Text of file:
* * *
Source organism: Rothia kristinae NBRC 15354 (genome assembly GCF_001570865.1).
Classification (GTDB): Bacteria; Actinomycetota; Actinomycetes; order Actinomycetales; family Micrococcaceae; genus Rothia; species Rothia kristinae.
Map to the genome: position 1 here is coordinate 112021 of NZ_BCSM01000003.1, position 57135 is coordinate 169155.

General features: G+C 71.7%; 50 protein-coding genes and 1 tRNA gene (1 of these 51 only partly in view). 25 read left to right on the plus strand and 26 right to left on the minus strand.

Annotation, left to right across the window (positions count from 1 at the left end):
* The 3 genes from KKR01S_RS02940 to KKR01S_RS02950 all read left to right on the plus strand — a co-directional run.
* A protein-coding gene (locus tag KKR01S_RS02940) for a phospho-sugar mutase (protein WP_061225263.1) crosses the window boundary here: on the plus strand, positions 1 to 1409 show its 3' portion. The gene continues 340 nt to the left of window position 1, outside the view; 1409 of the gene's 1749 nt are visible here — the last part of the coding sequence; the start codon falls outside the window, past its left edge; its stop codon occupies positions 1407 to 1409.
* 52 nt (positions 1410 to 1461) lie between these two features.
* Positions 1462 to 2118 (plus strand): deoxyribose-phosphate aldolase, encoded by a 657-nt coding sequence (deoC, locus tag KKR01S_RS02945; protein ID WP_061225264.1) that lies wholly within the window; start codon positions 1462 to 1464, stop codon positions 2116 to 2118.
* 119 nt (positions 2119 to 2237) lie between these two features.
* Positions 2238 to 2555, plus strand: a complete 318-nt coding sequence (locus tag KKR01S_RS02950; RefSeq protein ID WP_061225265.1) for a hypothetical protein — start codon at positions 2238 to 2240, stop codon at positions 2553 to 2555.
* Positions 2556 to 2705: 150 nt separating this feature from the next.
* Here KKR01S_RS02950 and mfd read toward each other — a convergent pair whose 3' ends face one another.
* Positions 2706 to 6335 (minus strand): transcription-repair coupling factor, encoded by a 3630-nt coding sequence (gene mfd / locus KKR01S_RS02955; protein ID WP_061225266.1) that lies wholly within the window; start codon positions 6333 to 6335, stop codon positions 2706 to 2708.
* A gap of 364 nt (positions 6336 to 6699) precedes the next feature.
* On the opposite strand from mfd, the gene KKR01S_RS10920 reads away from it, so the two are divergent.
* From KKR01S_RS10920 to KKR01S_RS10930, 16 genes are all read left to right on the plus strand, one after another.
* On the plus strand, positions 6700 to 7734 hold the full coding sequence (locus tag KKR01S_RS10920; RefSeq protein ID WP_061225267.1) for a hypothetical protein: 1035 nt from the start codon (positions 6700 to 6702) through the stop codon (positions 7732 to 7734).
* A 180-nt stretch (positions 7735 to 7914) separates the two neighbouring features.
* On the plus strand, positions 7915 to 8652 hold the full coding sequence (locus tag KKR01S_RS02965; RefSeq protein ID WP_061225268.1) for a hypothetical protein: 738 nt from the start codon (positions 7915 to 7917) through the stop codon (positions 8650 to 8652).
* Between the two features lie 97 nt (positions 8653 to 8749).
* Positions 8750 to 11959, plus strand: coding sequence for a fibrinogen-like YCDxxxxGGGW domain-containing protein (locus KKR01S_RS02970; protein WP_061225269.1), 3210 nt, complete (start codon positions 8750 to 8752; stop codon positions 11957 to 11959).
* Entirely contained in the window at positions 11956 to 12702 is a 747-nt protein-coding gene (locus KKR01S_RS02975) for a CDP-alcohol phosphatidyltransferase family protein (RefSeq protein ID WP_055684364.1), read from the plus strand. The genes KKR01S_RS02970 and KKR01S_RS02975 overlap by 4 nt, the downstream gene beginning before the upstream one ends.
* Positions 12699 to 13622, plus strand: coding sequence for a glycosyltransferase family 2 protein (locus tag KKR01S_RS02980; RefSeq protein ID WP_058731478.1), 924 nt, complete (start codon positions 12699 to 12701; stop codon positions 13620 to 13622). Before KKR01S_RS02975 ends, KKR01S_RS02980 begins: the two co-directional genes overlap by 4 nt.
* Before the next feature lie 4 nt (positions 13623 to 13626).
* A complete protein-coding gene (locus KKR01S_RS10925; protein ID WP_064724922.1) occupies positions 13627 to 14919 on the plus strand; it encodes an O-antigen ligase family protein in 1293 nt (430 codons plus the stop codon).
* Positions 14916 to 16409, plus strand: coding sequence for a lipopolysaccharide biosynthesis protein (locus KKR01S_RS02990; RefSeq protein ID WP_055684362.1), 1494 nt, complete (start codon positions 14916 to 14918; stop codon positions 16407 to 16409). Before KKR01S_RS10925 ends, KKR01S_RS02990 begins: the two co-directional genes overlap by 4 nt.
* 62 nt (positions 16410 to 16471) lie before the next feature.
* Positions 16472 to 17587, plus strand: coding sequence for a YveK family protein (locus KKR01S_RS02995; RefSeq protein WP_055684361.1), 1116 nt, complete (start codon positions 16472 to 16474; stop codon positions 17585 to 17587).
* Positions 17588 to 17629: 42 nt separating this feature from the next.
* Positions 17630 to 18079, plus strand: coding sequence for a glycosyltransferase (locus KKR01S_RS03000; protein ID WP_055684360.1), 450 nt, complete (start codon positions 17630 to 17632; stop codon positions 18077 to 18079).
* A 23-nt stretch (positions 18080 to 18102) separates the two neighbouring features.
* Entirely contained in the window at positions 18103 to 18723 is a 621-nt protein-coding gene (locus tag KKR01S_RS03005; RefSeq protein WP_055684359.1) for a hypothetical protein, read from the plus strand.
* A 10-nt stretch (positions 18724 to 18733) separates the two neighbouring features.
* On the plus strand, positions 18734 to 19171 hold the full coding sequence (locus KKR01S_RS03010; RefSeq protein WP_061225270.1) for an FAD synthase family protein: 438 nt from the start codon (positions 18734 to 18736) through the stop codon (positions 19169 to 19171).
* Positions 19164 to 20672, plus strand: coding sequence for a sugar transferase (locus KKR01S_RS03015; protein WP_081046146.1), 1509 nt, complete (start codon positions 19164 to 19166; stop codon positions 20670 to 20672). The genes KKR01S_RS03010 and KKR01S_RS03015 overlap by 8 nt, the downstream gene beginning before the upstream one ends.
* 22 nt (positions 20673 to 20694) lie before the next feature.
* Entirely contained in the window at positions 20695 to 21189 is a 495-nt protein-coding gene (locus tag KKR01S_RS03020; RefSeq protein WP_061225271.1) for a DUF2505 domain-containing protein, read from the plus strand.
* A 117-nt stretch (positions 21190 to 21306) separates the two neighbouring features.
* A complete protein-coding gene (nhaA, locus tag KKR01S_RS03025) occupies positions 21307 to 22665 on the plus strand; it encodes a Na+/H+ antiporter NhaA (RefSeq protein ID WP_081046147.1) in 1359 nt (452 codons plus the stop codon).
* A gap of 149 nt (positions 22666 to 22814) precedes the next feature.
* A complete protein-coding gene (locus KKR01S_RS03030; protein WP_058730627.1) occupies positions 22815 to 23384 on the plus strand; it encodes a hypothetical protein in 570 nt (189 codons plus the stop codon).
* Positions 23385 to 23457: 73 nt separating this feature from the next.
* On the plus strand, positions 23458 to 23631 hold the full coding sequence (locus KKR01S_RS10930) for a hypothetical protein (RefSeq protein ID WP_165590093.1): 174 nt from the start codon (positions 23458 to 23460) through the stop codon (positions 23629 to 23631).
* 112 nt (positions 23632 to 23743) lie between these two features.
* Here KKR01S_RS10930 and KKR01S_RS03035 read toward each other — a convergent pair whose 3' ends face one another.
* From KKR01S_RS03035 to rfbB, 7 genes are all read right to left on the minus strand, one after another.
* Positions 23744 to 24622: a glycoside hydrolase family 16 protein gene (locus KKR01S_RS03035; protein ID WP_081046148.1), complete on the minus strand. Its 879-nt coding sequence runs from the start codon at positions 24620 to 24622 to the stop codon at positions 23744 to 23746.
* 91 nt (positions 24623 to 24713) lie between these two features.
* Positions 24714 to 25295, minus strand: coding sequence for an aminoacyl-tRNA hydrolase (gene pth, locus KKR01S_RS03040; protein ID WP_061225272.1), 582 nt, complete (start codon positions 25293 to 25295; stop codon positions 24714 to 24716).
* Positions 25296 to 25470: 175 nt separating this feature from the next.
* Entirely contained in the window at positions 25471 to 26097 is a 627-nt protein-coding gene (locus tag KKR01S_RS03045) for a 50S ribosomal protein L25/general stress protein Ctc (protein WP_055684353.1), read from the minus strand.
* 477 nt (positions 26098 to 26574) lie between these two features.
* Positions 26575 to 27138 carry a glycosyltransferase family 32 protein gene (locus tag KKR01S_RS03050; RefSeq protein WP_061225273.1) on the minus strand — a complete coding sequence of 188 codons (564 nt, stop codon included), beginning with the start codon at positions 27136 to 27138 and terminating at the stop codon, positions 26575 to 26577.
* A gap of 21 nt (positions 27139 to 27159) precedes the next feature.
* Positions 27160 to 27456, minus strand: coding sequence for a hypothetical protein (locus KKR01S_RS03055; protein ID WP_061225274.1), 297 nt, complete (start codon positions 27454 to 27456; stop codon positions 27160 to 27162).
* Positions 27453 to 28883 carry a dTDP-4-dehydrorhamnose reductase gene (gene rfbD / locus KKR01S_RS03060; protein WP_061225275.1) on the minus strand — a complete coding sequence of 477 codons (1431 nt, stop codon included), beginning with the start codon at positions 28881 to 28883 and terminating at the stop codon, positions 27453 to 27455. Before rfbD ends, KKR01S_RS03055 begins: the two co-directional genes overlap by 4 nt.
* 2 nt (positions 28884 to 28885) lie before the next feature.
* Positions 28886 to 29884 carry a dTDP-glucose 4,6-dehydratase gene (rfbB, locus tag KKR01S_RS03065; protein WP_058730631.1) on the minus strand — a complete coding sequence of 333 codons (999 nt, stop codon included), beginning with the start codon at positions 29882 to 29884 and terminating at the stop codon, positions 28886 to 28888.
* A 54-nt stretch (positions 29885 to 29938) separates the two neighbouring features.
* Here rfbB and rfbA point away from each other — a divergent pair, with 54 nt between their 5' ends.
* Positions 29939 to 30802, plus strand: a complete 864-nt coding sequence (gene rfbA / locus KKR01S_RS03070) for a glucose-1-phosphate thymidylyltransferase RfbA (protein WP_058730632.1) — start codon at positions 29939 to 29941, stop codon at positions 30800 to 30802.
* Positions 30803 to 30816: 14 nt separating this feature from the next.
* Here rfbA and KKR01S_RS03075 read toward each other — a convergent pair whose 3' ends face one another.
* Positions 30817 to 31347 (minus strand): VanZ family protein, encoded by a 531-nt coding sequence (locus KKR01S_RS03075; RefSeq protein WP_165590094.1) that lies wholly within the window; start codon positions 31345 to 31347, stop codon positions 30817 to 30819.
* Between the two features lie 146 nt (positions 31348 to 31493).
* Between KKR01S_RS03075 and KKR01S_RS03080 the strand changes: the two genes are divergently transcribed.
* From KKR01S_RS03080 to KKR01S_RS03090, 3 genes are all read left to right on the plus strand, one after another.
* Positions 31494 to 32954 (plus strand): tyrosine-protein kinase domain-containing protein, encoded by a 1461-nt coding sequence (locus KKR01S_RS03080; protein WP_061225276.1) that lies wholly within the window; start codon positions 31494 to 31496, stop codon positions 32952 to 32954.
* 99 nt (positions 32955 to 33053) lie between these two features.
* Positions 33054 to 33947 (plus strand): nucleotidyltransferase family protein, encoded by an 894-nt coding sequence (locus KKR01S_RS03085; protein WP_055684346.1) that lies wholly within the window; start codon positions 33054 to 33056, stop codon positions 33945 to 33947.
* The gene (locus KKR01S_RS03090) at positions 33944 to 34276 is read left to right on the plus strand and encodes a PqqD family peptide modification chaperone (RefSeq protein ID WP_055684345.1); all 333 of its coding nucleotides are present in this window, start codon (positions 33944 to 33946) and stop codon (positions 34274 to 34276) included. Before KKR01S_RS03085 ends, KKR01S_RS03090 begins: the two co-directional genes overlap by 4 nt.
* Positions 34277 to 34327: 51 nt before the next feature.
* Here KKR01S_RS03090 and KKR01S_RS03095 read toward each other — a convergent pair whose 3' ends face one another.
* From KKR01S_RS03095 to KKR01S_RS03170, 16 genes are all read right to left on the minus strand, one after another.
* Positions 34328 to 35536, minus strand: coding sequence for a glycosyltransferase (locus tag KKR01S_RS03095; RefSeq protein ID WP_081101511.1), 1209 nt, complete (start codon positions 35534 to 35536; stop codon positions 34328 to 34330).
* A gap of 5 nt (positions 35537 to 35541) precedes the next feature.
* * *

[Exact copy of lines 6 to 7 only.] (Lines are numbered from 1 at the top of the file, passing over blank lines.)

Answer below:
* The 3 genes from KKR01S_RS02940 to KKR01S_RS02950 all read left to right on the plus strand — a co-directional run.
* A protein-coding gene (locus tag KKR01S_RS02940) for a phospho-sugar mutase (protein WP_061225263.1) crosses the window boundary here: on the plus strand, positions 1 to 1409 show its 3' portion. The gene continues 340 nt to the left of window position 1, outside the view; 1409 of the gene's 1749 nt are visible here — the last part of the coding sequence; the start codon falls outside the window, past its left edge; its stop codon occupies positions 1407 to 1409.